HOMEBREW Digest #1926 Wed 03 January 1996

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		Rob Gardner, Digest Janitor

  Slow Yeast (patricia hust)
  Chicago brew scene (tfields)
  Speed Boiler (SSLOFL)
  ... and Crabtree (Steve Alexander)
  RE: Chicago Water (Jay Weissler)
  1st Wort Hopping (George.Fix)
  sugar in beer (Jeff Frane)
  First Timer Questions (jcmas)
  Dark Mysteries of brewing..... ("Michael J. LeLaurin, IIS/BTC, 245-7880")
  Source for CaCl? Other Salts. (Steve Alexander)
  Re: glyceol question (Bird)
  yeast managment/YCKCo (Dan McConnell)
  Ah, The Digest (Gregory G. Graboski)
  RE:Wyeast 1056 problems ("Olson, Greger J - CIV/911-2")
  Rock Andy. (Russell Mast)
  Rogue's yeast and recipe ideas? ("mike spinelli")
  north dallas homebrew shops (Larry N. Lowe)
  Hunter AirStat or other suitable controller (Fritz Wilson)
  Laminar Flow Hood(Featured in Brewing Techniques May/June) (BixMeister)
  Digital Thermometers/Thermometer Rant (Kirk R Fleming)

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---------------------------------------------------------------------- Date: Tue, 2 Jan 1996 08:20:26 -0600 (CST) From: phust at unlinfo.unl.edu (patricia hust) Subject: Slow Yeast 12/31/95 I brewed a batch of English Mild Brown using extract and a pound of various grains. For the first time I used liquid yeast (Wyeast London ESB 1968). It had a date of 12/20/95 on it and my local homebrew supply retailer said that since it was that fresh there would be no need to make a starter for greater volume. I just pitched it direct at about 70F. Well, much to my surprise there was absolutely no activity all of yeasterday! I ignored Papazian's advice and worried! I did have a homebrew, however. I could not contact the retailer (New Year's Day), but I did make a frantic call to our local brew club president who told me I had not committed any major sins and to give it another 12 hours and then if nothing was happening to call the retailer and make plans to re-pitch. This morning my brown is finally starting to bubble away , but only about one bubble every 15 seconds. Should it have taken over 36 hours, and is my bubble rate fast enough? Could my error, if there was one, have been insufficient aeration? I just splashed my cooled wort into the fermenter and then after pitching the yeast, I sloshed the fermenter for a minute or so. Sorry to have run on for this long, but I hate to repeat mistakes since I manage to come up with so many new ones. Thanx for any replies. Jim Hust (yes, I use my wife's account) Return to table of contents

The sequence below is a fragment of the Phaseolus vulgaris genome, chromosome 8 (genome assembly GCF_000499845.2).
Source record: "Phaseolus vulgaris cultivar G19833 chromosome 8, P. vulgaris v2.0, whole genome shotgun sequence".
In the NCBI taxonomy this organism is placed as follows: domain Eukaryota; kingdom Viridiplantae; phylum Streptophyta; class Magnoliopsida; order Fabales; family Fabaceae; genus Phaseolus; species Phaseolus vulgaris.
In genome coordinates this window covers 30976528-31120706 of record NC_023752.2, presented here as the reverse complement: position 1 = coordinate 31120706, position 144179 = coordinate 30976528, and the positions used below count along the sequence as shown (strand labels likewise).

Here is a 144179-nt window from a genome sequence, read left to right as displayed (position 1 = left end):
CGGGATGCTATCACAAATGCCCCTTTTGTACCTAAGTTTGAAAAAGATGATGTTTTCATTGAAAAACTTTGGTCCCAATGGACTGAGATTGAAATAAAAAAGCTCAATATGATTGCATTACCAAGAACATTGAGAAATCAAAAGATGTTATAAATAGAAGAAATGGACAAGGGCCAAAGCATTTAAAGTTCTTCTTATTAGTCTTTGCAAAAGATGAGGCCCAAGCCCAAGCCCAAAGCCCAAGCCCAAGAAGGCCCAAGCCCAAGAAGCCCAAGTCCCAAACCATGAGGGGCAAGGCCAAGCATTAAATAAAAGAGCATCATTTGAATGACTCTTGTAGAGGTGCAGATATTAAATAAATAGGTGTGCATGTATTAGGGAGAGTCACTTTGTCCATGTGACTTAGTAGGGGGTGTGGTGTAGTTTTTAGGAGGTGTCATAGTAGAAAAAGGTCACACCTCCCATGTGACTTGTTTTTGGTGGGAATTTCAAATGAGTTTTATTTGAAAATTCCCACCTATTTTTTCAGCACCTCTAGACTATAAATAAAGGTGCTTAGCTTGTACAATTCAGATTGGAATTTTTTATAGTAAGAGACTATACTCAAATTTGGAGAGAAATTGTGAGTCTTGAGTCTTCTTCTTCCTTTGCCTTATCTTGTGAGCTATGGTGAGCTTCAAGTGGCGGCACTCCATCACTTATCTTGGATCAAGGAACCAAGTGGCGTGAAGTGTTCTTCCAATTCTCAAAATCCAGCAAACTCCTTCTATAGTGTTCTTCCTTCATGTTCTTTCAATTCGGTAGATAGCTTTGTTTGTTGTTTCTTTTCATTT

Date: Tue, 02 Jan 96 09:41:39 EST From: tfields at relay.com Subject: Chicago brew scene NOTE: Chicago area posting. I'll be in the Chicago (actually Oakbrook Terrace) area next week and would appreciate any brewing establishment recommendations. Please reply to my compuserve address. "reeb!" Tim Fields ... Fairfax, VA 74247.551 at compuserve.com Return to table of contents